by Kristi Medley
This is a copy of an email sent to parents by Kristi Medley, CCT Board Member and Director of Education at Christian Family Montessori School (CFMS). We hope that some of the resources listed here will be helpful. This is reprinted with the permission of CFMS and Kristi Medley.
In the past few weeks, we have been grieving and wrestling with the pain of racism in our country and it’s devastating daily impact on Black lives. Many of us are feeling deeply compelled to take action. And we have all wondered how to start conversations with our children to help build their understanding of racial injustice.
The safety of Black and brown children is tied up with an early understanding of racism. Black families have to be astute in assessing risk in white spaces. To protect from harm, both emotional and sometimes physical, Black parents have to begin conversations around race with their children early.
In contrast, many white parents were raised with the idea that color blindness would fix racial inequality, and are uncomfortable discussing race with our children. During an Anti-Bias Anti-Racism training at CFMS years ago, the trainer said, “White children don’t know they’re white. And then they have no lens to recognize their own privilege.”
We know that children develop an awareness of skin color and difference from the age of three months. But when we identify hair color, eye color, and then shush children when they ask questions about skin, we’ve already sent a false message to them about “race.” It can feel awkward at first to have these conversations, but it’s critical to building the foundation that will allow children to have a deeper understanding about racial injustice. The website Raising Race Conscious Children has a great resource, with phrases that might be helpful as you start the conversation.
Safe Space Radio also explored the topic of how white families can show up for racial justice. The show explores a wide variety of approaches with kids of all ages.To build your understanding of whiteness in America, the podcast Seeing White by Scene on Radio is an incredibly powerful series.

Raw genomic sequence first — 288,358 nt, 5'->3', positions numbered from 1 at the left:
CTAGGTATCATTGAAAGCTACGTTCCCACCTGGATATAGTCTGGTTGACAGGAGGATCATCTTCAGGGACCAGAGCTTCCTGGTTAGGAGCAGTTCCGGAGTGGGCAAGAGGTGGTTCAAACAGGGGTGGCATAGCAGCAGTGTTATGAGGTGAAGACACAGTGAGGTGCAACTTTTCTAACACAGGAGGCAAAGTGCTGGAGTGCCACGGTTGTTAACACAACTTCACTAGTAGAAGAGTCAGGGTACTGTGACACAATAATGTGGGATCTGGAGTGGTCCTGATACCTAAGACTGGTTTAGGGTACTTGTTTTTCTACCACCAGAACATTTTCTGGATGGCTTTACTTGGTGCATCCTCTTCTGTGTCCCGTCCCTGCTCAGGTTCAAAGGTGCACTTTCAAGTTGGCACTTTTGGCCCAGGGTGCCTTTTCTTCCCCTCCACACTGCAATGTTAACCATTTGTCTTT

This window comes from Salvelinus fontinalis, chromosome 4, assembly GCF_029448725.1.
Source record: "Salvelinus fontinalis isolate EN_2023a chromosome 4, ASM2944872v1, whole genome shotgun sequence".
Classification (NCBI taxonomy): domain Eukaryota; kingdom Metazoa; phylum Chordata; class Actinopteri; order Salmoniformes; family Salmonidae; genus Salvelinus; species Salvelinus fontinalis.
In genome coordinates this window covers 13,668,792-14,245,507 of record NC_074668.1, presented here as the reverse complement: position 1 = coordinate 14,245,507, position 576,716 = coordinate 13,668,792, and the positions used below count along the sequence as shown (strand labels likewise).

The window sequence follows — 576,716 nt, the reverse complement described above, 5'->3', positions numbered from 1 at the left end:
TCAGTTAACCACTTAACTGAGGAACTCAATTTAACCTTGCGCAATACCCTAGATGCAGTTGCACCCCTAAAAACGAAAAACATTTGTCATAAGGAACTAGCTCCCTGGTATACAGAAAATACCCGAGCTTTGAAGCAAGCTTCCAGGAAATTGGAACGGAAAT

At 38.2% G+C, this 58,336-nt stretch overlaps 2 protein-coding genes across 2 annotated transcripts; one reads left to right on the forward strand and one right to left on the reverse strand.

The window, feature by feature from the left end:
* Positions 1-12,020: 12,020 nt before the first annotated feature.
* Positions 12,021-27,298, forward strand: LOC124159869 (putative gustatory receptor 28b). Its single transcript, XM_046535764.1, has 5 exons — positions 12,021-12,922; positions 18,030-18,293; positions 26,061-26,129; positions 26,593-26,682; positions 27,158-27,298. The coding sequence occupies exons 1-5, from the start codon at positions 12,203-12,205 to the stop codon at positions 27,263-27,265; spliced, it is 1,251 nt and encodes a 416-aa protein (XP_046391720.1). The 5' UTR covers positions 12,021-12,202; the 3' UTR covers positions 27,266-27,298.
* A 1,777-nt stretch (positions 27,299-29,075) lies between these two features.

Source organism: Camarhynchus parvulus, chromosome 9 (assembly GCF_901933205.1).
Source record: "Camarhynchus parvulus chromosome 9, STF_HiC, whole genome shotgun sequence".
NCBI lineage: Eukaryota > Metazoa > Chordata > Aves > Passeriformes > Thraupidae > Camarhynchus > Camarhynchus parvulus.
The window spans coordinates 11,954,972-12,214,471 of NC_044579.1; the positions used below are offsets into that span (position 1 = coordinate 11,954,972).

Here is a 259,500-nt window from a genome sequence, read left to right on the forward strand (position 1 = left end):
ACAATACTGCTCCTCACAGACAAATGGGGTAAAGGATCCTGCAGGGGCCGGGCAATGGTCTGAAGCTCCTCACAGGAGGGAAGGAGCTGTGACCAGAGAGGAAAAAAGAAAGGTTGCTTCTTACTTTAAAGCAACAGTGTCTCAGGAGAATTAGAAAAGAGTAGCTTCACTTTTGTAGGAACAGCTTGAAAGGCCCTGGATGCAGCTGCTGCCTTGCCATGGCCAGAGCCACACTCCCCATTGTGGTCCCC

These are hard conversations and ongoing conversations, but we can help our children to become advocates for racial equity.
Embrace Race–Supporting Kids of Color in Wake of Racialized Violence
This conversation was produced not long after Alton Sterling and Philando Castile were killed. (Philando Castile worked at a Montessori school in St. Paul.) They discuss how caring adults can best support kids of color. How do we help children feel safe without overpromising or making them fearful? How do we teach them to approach the world with love and possibility when they so often seem targeted for harm?
Britt Hawthorne–Do I Talk with My Five Year Old about George Floyd?
Britt is an Elementary Montessori teacher who is one of the founders of Montessori for Social Justice. She discusses the question of whether you should talk to your child under 5 about George Floyd.
CNN/Sesame Street Town Hall on Racism
This Book is Anti-racist by Tiffany Jewell
Jewell is a Montessori elementary teacher and another founder of Montessori for Social Justice.Tiffany provides “20 Lessons on How to Wake Up, Take Action, and Do The Work”. This is a good book for children 9 and older to start exploring race, identity, and how to work for racial justice.